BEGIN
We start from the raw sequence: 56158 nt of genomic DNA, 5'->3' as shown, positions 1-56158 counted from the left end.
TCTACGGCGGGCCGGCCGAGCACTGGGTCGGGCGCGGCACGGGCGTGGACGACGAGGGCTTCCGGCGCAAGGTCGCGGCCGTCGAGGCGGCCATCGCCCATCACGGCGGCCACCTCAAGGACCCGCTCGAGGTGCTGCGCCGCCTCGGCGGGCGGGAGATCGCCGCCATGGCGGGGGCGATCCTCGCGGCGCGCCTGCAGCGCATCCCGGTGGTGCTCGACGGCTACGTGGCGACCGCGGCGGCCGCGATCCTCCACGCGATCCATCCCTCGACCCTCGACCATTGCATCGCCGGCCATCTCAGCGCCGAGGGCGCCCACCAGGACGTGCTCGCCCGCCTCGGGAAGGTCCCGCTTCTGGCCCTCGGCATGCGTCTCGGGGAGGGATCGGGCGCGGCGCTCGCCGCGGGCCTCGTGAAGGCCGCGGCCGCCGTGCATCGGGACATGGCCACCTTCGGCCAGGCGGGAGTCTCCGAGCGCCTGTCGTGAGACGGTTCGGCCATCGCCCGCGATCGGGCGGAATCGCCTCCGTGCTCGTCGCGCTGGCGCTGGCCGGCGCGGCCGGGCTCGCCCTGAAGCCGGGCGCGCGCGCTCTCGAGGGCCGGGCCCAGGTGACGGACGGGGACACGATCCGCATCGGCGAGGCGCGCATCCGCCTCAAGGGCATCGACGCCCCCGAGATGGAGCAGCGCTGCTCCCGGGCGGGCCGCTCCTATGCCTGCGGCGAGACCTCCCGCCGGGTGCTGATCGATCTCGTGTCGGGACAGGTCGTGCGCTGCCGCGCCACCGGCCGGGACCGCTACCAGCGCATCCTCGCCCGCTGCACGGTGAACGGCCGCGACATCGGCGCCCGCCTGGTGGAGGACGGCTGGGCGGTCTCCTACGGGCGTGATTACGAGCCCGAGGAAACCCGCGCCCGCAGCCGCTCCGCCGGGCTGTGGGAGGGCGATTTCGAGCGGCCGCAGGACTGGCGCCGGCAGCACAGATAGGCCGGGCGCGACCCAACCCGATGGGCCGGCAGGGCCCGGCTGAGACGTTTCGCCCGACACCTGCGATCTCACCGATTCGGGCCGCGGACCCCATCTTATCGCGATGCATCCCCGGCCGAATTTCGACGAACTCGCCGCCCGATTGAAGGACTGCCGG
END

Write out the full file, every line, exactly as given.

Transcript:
We start from the raw sequence: 56158 nt of genomic DNA, 5'->3' as shown, positions 1-56158 counted from the left end.
TCTACGGCGGGCCGGCCGAGCACTGGGTCGGGCGCGGCACGGGCGTGGACGACGAGGGCTTCCGGCGCAAGGTCGCGGCCGTCGAGGCGGCCATCGCCCATCACGGCGGCCACCTCAAGGACCCGCTCGAGGTGCTGCGCCGCCTCGGCGGGCGGGAGATCGCCGCCATGGCGGGGGCGATCCTCGCGGCGCGCCTGCAGCGCATCCCGGTGGTGCTCGACGGCTACGTGGCGACCGCGGCGGCCGCGATCCTCCACGCGATCCATCCCTCGACCCTCGACCATTGCATCGCCGGCCATCTCAGCGCCGAGGGCGCCCACCAGGACGTGCTCGCCCGCCTCGGGAAGGTCCCGCTTCTGGCCCTCGGCATGCGTCTCGGGGAGGGATCGGGCGCGGCGCTCGCCGCGGGCCTCGTGAAGGCCGCGGCCGCCGTGCATCGGGACATGGCCACCTTCGGCCAGGCGGGAGTCTCCGAGCGCCTGTCGTGAGACGGTTCGGCCATCGCCCGCGATCGGGCGGAATCGCCTCCGTGCTCGTCGCGCTGGCGCTGGCCGGCGCGGCCGGGCTCGCCCTGAAGCCGGGCGCGCGCGCTCTCGAGGGCCGGGCCCAGGTGACGGACGGGGACACGATCCGCATCGGCGAGGCGCGCATCCGCCTCAAGGGCATCGACGCCCCCGAGATGGAGCAGCGCTGCTCCCGGGCGGGCCGCTCCTATGCCTGCGGCGAGACCTCCCGCCGGGTGCTGATCGATCTCGTGTCGGGACAGGTCGTGCGCTGCCGCGCCACCGGCCGGGACCGCTACCAGCGCATCCTCGCCCGCTGCACGGTGAACGGCCGCGACATCGGCGCCCGCCTGGTGGAGGACGGCTGGGCGGTCTCCTACGGGCGTGATTACGAGCCCGAGGAAACCCGCGCCCGCAGCCGCTCCGCCGGGCTGTGGGAGGGCGATTTCGAGCGGCCGCAGGACTGGCGCCGGCAGCACAGATAGGCCGGGCGCGACCCAACCCGATGGGCCGGCAGGGCCCGGCTGAGACGTTTCGCCCGACACCTGCGATCTCACCGATTCGGGCCGCGGACCCCATCTTATCGCGATGCATCCCCGGCCGAATTTCGACGAACTCGCCGCCCGATTGAAGGACTGCCGG